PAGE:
Sterling Manley's first-half burst energizes No. 15 North Carolina in win over Georgia Tech
Sterling Manley isn’t superstitious.
So, no, it wasn’t his new haircut — mini dreadlocks, inspired by an Isaiah Hicks style from last year — that helped him tie his ACC career high with nine points, or shoot a perfect 4-4 from the field against Georgia Tech.
In No. 15 North Carolina’s 80-66 win, Manley did this by simply following something his head coach, Roy Williams, has preached all season long.
“Whether you’re in for 30 seconds, or a minute or 40 minutes,” the 6-foot-11 forward recounted, “Just do whatever the team needs you to do.”
For the fourth consecutive game, UNC (16-4, 5-2 ACC) started the game with its small lineup. After all, the last three times the Tar Heels did so, good things happened: wins over Boston College, Notre Dame and Clemson.
But, against the Yellow Jackets bench play would be important. Georgia Tech’s traditional lineup featured 6-foot-9 Abdoulaye Gueye and 6-foot-10 Ben Lammers, a preseason All-ACC first teamer and the conference’s 2017 Defensive Player of the Year.
The two forwards had a height advantage over North Carolina starters Cameron Johnson and Luke Maye, who both stand at 6-foot-8. Manley was the first forward to sub in off the bench with 13:56 left in the first half. And as the tallest player on UNC’s team, his job was clear.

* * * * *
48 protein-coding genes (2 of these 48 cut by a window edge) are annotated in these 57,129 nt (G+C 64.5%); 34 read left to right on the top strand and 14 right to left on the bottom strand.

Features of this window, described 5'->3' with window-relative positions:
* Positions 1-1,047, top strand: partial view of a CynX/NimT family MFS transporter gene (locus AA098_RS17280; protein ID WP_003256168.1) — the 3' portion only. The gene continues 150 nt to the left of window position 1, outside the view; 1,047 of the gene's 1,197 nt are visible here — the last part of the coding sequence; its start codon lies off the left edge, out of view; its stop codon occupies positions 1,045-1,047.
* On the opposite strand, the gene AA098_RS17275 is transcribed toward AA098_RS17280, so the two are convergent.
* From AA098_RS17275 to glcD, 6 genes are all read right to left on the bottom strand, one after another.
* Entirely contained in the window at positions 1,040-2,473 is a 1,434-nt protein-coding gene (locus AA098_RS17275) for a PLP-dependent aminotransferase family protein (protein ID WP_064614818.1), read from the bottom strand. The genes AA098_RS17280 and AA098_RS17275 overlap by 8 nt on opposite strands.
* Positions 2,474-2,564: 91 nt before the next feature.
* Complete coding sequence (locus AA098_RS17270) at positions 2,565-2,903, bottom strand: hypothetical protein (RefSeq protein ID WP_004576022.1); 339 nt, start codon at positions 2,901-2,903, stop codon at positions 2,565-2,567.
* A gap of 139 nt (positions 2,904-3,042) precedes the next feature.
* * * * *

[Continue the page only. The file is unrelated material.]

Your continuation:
Just seconds later, Manley stood under the right side of the basket when he saw Georgia Tech fall asleep on defense. He sprinted to the basket, where fellow first-year Jalek Felton found him for a wide-open dunk.
“Georgia Tech, they’ll run man and then go 3-2 (zone) on the same possession,” Manley explained. “So just trying to flash it to the high post, cut baseline … You could be hiding behind them and cut behind them.”
The forward subbed out soon after, but his best minutes were yet to come. He returned to the Smith Center’s court a second time with 5:43 left in the half, and North Carolina trailing, 24-20.
So started a stretch that was the perfect example of what Williams and his coaching staff want from a reserve big man. First, Manley tipped in a missed 3-pointer by Joel Berry II. On the next possession, he drew a foul on Lammers and hit one of two free throws.
Then came another offensive rebound, off another Berry miss, for his second dunk of the game. That gave UNC a 31-26 lead and prompted the Yellow Jackets to take a full timeout.
“Manley is so long,” Georgia Tech head coach Josh Pastner said afterward. “He was just tipping the ball to himself in the first half.”
Georgia Tech scored out of the timeout, but Manley responded with yet another basket. This time, he found a soft spot in bottom left side of the zone and waited. Theo Pinson saw him, and assisted Manley for his third dunk of the half.
“He has really good hands …” Pinson said. “I promise you, I didn't even look at him when he got the dunk in the first half. He just knew to have his hands ready, especially when I get the ball.”